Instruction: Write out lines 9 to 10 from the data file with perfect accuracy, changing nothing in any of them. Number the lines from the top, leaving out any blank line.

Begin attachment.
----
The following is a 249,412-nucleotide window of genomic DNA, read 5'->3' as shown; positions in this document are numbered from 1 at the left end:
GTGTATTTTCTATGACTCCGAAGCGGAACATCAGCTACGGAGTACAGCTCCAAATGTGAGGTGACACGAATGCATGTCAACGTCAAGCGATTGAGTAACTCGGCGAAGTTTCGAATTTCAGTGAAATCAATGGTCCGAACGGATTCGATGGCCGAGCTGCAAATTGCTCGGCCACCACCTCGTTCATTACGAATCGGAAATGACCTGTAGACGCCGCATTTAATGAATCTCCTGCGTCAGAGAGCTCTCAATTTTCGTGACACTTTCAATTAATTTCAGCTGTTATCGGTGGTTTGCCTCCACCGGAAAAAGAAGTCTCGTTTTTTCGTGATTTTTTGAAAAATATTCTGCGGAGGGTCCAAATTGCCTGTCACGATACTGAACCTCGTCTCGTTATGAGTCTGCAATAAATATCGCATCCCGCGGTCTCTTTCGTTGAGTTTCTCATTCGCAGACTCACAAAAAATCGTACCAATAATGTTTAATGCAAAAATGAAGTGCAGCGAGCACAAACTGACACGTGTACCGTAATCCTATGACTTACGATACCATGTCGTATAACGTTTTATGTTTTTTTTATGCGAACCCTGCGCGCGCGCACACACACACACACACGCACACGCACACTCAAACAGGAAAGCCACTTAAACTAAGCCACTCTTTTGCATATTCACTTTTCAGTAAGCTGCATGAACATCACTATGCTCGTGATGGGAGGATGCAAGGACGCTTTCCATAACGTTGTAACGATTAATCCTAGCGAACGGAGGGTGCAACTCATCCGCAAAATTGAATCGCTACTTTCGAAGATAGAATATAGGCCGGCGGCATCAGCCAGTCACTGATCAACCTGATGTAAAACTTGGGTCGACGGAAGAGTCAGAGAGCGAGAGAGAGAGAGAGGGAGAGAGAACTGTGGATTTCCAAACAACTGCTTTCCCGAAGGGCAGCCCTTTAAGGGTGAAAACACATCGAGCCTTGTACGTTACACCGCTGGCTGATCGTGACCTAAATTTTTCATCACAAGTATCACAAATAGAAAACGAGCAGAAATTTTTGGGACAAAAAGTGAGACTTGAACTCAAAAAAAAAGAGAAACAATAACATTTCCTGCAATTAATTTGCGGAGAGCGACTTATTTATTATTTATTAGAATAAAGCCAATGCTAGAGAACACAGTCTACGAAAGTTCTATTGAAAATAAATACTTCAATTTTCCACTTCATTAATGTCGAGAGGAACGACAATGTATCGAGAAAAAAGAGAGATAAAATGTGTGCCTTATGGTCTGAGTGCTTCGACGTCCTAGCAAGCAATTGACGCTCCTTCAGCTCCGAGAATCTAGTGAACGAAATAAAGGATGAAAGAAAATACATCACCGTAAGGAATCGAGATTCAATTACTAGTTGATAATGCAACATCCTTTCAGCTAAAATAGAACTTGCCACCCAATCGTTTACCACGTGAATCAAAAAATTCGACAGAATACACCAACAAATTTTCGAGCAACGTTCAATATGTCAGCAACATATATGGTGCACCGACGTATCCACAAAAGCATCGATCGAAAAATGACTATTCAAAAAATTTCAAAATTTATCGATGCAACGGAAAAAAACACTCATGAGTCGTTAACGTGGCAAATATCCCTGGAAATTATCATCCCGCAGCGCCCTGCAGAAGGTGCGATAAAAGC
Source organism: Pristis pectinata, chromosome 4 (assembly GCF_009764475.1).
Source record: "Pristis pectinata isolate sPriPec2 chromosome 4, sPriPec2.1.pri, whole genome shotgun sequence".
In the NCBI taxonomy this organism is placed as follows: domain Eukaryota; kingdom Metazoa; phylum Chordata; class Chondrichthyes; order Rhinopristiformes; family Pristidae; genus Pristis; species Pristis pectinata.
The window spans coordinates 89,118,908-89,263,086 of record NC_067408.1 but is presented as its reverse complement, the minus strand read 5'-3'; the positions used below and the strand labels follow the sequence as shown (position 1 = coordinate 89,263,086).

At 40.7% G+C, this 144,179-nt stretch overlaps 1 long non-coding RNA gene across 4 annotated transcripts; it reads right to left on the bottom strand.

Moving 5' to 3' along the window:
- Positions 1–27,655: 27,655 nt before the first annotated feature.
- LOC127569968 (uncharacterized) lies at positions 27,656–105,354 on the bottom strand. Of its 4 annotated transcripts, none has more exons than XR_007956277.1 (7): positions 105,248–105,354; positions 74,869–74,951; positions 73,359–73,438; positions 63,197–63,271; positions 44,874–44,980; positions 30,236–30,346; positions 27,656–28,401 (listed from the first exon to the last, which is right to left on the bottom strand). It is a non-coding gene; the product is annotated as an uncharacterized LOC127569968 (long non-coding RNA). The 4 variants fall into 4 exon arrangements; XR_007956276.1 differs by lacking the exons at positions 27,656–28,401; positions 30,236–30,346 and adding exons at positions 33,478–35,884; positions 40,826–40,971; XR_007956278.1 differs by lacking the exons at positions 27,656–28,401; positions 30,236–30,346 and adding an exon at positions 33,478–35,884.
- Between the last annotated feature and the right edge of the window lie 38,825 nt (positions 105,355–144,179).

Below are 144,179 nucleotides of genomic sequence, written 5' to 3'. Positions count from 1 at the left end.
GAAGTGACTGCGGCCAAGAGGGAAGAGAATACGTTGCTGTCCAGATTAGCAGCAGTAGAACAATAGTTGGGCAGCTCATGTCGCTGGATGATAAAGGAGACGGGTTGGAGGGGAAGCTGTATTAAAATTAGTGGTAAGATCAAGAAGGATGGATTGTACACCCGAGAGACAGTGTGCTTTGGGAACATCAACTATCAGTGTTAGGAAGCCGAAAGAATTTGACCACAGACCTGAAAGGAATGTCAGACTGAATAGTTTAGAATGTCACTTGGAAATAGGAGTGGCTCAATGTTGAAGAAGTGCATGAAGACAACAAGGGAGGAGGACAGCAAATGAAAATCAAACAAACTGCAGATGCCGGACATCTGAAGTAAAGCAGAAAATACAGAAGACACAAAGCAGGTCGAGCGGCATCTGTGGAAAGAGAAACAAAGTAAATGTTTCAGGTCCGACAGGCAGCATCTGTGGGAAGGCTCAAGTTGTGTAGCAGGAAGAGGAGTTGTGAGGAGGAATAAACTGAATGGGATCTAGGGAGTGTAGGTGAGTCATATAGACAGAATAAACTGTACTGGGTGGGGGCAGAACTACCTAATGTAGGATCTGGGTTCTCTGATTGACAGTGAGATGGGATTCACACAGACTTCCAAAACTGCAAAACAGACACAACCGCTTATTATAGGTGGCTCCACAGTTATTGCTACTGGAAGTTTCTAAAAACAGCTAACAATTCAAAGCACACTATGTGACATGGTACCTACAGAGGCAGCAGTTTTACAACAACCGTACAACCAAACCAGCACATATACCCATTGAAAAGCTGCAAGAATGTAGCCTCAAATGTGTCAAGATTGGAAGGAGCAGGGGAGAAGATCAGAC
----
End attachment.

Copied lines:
- Positions 1–27,655: 27,655 nt before the first annotated feature.
- LOC127569968 (uncharacterized) lies at positions 27,656–105,354 on the bottom strand. Of its 4 annotated transcripts, none has more exons than XR_007956277.1 (7): positions 105,248–105,354; positions 74,869–74,951; positions 73,359–73,438; positions 63,197–63,271; positions 44,874–44,980; positions 30,236–30,346; positions 27,656–28,401 (listed from the first exon to the last, which is right to left on the bottom strand). It is a non-coding gene; the product is annotated as an uncharacterized LOC127569968 (long non-coding RNA). The 4 variants fall into 4 exon arrangements; XR_007956276.1 differs by lacking the exons at positions 27,656–28,401; positions 30,236–30,346 and adding exons at positions 33,478–35,884; positions 40,826–40,971; XR_007956278.1 differs by lacking the exons at positions 27,656–28,401; positions 30,236–30,346 and adding an exon at positions 33,478–35,884.